The Dord of Darien

Musings from the Mayor of the Internet

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I wash wring my hands of it

Buster Posey done got hisself messed up right sharp. You heard about this? Scott Cousins running home, Posey blocks the plate, collision, and that’s it for his season; he’ll miss the rest of the year with a broken leg. No bones about it: that sucks for Posey, and it sucks for the Giants. It also sucks for rational, thinking people, who don’t believe that the best thing to do when something bad happens is slam that barn door shut with a bunch of shortsighted new regulations.

Enter Dave Cameron, making the case for people who haven’t thought this out very well.

I’m not the first person to say this today, and I’m sure I won’t be the last, but it’s hard to watch the collision at home plate last night that broke Buster Posey’s leg and think anything besides "that should not be part of baseball."

I left out the link to the clip, because I’m not trying to sell you something by shocking you into accepting it. Unlike somebody I know!

That aside, I was thinking something besides that. I was thinking about, you know, Buster Posey, and how much it sucks to be him. I was not thinking about taking advantage of this opportunity to engineer society for great justice. Unlike somebody I know!

Let’s set aside blame for a second; I’m not here to vilify Scott Cousins, the player’s association, or the rules committee.

Yes you are.

Cousins did what he’s been trained to do, he did it because it’s a legal play by the rulebook, and he was trying to help his team win a baseball game. However, I just don’t see any reason why that play should be allowed in the sport.

In other words: you’re vilifying the rules committee. Which is fine; I mean, blowhards gonna blow hard, y’know? But here’s the key: that play is allowed because there is no sensible alternative. Baseball, David, is not football. There are not coordinated playbooks. The Marlins didn’t have a huddle and decide to put on the ol’ "break the catcher’s leg" play, which I agree would be a super super dick move. See, in baseball, nobody knows in advance where the ball will be. Sometimes, the ball arrives at the catcher without enough time for him to leap like a gazelle out of the path of the runner. Then what? In your perfect baseball world, what happens? The runner is automagically out? The umpires call the play dead? An airbag busts up out of the ground and knocks the runner on his ass? What?

At no other position is a runner entitled to simply run over the defender hoping to dislodge the baseball before returning to touch the base safely.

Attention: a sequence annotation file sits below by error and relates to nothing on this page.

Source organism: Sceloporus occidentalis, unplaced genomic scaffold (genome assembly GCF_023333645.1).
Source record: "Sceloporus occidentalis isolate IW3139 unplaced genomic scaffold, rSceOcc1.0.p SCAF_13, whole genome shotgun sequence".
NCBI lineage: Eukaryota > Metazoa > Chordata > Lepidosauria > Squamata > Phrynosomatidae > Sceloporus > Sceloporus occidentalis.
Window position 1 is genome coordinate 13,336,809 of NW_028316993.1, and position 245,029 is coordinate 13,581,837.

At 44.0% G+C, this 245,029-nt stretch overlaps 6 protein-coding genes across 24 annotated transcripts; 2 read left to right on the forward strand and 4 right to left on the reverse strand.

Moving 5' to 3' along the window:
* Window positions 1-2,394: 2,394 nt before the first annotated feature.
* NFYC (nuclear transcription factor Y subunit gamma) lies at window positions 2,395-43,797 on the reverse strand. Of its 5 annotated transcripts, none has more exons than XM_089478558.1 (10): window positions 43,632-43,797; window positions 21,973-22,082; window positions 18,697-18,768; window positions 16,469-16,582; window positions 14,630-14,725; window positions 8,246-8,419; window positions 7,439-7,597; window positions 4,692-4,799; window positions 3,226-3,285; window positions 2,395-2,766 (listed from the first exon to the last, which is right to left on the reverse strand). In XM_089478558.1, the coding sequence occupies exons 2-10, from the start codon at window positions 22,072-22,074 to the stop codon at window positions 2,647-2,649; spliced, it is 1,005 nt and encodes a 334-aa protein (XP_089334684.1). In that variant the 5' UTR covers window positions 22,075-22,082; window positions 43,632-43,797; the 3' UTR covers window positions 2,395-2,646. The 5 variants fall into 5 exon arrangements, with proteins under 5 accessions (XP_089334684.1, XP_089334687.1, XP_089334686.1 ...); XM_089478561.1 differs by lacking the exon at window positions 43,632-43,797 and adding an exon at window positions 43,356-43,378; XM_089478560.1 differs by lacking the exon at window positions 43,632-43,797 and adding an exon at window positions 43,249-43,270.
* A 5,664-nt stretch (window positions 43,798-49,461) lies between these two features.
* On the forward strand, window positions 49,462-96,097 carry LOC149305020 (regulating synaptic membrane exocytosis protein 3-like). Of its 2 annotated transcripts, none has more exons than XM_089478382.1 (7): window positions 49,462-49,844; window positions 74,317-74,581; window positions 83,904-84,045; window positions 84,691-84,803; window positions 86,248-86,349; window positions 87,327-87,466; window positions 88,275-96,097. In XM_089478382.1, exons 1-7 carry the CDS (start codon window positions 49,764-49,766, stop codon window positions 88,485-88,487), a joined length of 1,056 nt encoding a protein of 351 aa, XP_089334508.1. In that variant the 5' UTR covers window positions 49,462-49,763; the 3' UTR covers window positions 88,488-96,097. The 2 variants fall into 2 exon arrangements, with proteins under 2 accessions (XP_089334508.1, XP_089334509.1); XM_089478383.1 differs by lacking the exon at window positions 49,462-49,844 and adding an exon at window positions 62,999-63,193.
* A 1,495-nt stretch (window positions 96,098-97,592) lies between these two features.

Not correct. The line belongs to the runner. Defenders may attempt to block it, but they do so at their own risk, and they know that perfectly well. Haven’t you ever seen somebody slide like a sonuvabitch into second base to break up a double play? Believe it or not, it happens all the time.

When Alex Rodriguez tried to swat the ball out of Bronson Arroyo’s glove in 2004 – with his hand, offering no chance at bodily harm to Arroyo – he was roundly mocked and called out for interference.

Sure, because A-Rod actually reached out and slapped Arroyo to try to get him to drop the ball. That is an entirely different situation from Arroyo just planting himself on top of the base to try to keep A-Rod from tagging it and then getting run over for his trouble.

After the game, Kevin Millar said this:

"If you want to play football, strap on some pads and go play for the Green Bay Packers."

Good stuff, Kevin. Funny. Here’s my new plan: let’s all listen to Kevin Millar, because he’s one of the great geniuses of western culture. And totally was not at the time playing for Arroyo’s team. Which is how we can tell he’s not biased!

But I wonder if A-Rod said anything. Anything at all. Oh, look, he did:

"[The umpires] said I should have ran him over, kind of like a catcher, that I can’t go out of my way to knock the ball out of his hand. I was perplexed by the whole situation. I don’t know what I tried do. I knew he was coming, and I know that the line belongs to me. Looking back, maybe I should have run him over."

Oh. So, actually… A-Rod and the umpires both say I’m right and you’re wrong. Damn, Dave. Maybe next time you could interrupt your angst with some research, and then you wouldn’t look like such a fool.

There was very little violence in Rodriguez’s actions, but because he initiated contact to try and dislodge the ball, it was considered a football-like move. Meanwhile, Cousins literally threw his entire body weight into Posey at home plate, breaking his leg in the process, but that’s okay because he was wearing a chest protector?

The level of violence is not the issue. The issue is that Rodriguez, as the umpires said, went out of his way to try to dislodge a ball. That’s illegal. Though I suppose, if Posey happened to be over by the visitors’ dugout at the time, and Cousins jagged off the line and crashed into him just to fuck him up, well, then you have a point.